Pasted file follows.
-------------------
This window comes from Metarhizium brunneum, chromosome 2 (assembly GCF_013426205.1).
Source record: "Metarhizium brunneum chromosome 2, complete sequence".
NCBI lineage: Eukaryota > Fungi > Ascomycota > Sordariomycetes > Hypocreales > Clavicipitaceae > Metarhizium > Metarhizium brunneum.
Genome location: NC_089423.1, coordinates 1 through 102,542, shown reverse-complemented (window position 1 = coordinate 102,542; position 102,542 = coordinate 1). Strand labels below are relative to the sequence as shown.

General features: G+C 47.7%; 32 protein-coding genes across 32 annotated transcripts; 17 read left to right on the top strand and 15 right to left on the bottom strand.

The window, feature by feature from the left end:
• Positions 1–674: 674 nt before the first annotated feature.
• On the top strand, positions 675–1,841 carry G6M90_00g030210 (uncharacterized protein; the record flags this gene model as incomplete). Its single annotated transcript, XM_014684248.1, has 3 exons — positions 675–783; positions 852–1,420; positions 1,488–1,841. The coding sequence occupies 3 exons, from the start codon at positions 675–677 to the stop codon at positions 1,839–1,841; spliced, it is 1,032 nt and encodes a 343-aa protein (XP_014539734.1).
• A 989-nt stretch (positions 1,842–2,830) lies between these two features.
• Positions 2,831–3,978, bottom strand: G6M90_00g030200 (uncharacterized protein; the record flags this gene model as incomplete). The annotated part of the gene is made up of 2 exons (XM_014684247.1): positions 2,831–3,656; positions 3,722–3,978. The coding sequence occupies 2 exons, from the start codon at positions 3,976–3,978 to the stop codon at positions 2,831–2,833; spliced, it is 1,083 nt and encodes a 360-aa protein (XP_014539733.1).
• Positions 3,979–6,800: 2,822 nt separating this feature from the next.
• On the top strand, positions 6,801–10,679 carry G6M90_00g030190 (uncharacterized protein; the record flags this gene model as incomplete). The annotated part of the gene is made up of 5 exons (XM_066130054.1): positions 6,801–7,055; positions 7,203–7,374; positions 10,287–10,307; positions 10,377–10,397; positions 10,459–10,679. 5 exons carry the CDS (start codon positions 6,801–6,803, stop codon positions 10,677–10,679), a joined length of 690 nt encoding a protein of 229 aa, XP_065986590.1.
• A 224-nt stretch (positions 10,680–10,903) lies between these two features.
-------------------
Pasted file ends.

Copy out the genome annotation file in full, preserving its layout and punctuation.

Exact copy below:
This window comes from Metarhizium brunneum, chromosome 2 (assembly GCF_013426205.1).
Source record: "Metarhizium brunneum chromosome 2, complete sequence".
NCBI lineage: Eukaryota > Fungi > Ascomycota > Sordariomycetes > Hypocreales > Clavicipitaceae > Metarhizium > Metarhizium brunneum.
Genome location: NC_089423.1, coordinates 1 through 102,542, shown reverse-complemented (window position 1 = coordinate 102,542; position 102,542 = coordinate 1). Strand labels below are relative to the sequence as shown.

General features: G+C 47.7%; 32 protein-coding genes across 32 annotated transcripts; 17 read left to right on the top strand and 15 right to left on the bottom strand.

The window, feature by feature from the left end:
• Positions 1–674: 674 nt before the first annotated feature.
• On the top strand, positions 675–1,841 carry G6M90_00g030210 (uncharacterized protein; the record flags this gene model as incomplete). Its single annotated transcript, XM_014684248.1, has 3 exons — positions 675–783; positions 852–1,420; positions 1,488–1,841. The coding sequence occupies 3 exons, from the start codon at positions 675–677 to the stop codon at positions 1,839–1,841; spliced, it is 1,032 nt and encodes a 343-aa protein (XP_014539734.1).
• A 989-nt stretch (positions 1,842–2,830) lies between these two features.
• Positions 2,831–3,978, bottom strand: G6M90_00g030200 (uncharacterized protein; the record flags this gene model as incomplete). The annotated part of the gene is made up of 2 exons (XM_014684247.1): positions 2,831–3,656; positions 3,722–3,978. The coding sequence occupies 2 exons, from the start codon at positions 3,976–3,978 to the stop codon at positions 2,831–2,833; spliced, it is 1,083 nt and encodes a 360-aa protein (XP_014539733.1).
• Positions 3,979–6,800: 2,822 nt separating this feature from the next.
• On the top strand, positions 6,801–10,679 carry G6M90_00g030190 (uncharacterized protein; the record flags this gene model as incomplete). The annotated part of the gene is made up of 5 exons (XM_066130054.1): positions 6,801–7,055; positions 7,203–7,374; positions 10,287–10,307; positions 10,377–10,397; positions 10,459–10,679. 5 exons carry the CDS (start codon positions 6,801–6,803, stop codon positions 10,677–10,679), a joined length of 690 nt encoding a protein of 229 aa, XP_065986590.1.
• A 224-nt stretch (positions 10,680–10,903) lies between these two features.